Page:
N.C. Central University Police and Public Safety Department is holding a Rape Aggression Defense, or R.A.D., training class today.
The class is a self-defense course designed to help female students defend against would-be attackers.
Moreover, the course involves exercises that enhance self-awareness, and personal safety while on the go and at home.
Dyshay Washington, NCCU’s Clery Act Compliance Coordinator overseeing the program, said that R.A.D. is necessary for female college students.
“When I got the job at NCCU, there wasn’t an existing R.A.D. program,” she said. “I wanted to offer our staff and students some type of techniques they can use to keep themselves safe.”
The class is another example of how NCCU Police has used awareness and friendliness to connect with campus students.
“It would definitely help,” said Lady X, a theater senior, after learning about the course. “And I think it would help the relationship between the campus and the campus police.”
“I’m really happy that they’re doing that,” said Jonma McLean, criminal justice junior. “They’re teaching everyone these ways to defend yourself against a potential attacker.”
NCCU Chief of Police, Damon Williams, said he wants students to take “advantage of the full program.”
“We like to kick it off early in the semester so students can have that knowledge while they’re here,” he said. Washington agreed, adding that she would like to offer R.A.D. courses every semester.
“The ultimate goal is for them to survive to see another day,” she said.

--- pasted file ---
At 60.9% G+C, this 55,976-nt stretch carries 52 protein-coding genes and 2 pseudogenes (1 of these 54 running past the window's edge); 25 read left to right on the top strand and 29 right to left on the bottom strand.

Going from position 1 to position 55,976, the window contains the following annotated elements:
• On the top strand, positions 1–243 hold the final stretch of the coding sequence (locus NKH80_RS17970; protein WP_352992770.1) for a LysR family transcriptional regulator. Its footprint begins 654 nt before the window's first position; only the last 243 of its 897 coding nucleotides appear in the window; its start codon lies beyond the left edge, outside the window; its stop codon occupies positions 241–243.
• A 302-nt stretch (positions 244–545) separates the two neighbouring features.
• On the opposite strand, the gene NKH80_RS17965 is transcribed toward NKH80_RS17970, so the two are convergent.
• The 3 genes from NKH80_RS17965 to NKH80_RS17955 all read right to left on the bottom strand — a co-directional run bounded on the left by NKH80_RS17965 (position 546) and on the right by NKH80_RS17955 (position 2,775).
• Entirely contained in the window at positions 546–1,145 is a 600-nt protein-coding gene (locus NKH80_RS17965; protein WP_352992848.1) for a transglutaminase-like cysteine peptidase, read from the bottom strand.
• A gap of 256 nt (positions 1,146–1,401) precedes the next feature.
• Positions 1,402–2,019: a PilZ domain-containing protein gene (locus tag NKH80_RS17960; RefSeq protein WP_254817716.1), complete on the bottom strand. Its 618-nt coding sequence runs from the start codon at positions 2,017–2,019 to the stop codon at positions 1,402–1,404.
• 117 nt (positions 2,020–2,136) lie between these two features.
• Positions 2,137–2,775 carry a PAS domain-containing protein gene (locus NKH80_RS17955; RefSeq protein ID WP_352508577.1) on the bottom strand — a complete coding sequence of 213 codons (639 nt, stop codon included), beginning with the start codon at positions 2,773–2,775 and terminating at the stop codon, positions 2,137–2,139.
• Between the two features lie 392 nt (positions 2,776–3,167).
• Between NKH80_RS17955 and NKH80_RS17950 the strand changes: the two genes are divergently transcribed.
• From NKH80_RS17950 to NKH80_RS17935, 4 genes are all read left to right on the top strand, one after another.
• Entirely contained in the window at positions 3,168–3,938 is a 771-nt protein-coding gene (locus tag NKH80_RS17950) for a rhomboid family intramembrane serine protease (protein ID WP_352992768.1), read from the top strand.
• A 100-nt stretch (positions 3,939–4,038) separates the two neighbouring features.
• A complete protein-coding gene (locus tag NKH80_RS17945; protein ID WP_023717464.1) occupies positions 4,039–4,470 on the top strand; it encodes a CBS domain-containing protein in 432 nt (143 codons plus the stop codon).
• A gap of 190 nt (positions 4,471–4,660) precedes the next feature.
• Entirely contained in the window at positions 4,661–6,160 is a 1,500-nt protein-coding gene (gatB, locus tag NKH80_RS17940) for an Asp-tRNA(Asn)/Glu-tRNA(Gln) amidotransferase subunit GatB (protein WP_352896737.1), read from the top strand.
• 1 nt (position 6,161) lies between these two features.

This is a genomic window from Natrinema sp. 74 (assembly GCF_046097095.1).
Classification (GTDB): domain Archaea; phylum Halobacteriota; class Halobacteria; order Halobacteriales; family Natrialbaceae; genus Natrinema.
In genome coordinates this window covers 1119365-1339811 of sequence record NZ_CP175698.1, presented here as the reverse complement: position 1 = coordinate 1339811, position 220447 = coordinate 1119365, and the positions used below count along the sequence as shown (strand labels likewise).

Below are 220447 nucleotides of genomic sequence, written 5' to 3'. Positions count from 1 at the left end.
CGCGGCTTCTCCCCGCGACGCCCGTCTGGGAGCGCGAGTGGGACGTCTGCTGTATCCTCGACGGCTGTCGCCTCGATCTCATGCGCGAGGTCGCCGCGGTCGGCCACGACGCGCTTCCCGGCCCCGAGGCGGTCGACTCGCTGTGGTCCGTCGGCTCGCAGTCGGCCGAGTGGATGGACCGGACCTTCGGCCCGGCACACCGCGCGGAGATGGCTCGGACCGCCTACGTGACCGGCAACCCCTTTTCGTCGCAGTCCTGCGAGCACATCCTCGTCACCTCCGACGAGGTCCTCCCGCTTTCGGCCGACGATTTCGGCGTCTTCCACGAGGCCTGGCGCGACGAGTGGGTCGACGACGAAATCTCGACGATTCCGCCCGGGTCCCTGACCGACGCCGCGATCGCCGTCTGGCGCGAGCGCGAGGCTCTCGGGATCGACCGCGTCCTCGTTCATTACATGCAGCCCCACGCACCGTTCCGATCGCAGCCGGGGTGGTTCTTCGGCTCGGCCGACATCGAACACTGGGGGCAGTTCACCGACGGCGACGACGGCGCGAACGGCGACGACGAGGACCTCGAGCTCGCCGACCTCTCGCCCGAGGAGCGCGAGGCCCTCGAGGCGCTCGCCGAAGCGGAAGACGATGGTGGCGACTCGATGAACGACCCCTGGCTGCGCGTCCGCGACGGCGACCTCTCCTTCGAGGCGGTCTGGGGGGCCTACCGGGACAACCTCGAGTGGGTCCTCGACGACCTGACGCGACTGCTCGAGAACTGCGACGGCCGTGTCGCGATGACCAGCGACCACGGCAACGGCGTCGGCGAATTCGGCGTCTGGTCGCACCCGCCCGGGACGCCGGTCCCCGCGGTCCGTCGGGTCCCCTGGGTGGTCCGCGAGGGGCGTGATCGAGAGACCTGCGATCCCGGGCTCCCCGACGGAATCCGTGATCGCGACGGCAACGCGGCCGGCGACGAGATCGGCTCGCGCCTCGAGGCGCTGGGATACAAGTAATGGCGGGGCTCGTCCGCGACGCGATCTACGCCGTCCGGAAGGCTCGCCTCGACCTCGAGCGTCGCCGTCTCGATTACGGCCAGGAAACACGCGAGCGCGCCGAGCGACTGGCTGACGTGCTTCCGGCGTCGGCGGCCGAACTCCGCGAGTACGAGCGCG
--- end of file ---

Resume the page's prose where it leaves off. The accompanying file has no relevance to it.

In addition to R.A.D., Williams says he’s always pushing his officers to connect with the students.
“We embed ourselves here with the student population,” Williams said.
“I’ll go sit at a random table, don’t know anyone at the table, and just start talking. That’s how you build relationships.”
Ah’Breanna Smith, a biology freshman, appreciates Williams’ emphasis on connecting with students.
“Me and Chief are mad cool,” she said. “He sat down with us one night and literally talked with us for an hour after he got off.”
Williams said interacting with the students, along with programs like R.A.D., can help remove campus police from the stigma that is attached to many police forces in American society because of highly visible instances of police brutality and shootings.
“It’s hard to hate somebody you have a relationship with because you inherently want to help people you know and that you built a relationship with,” he said.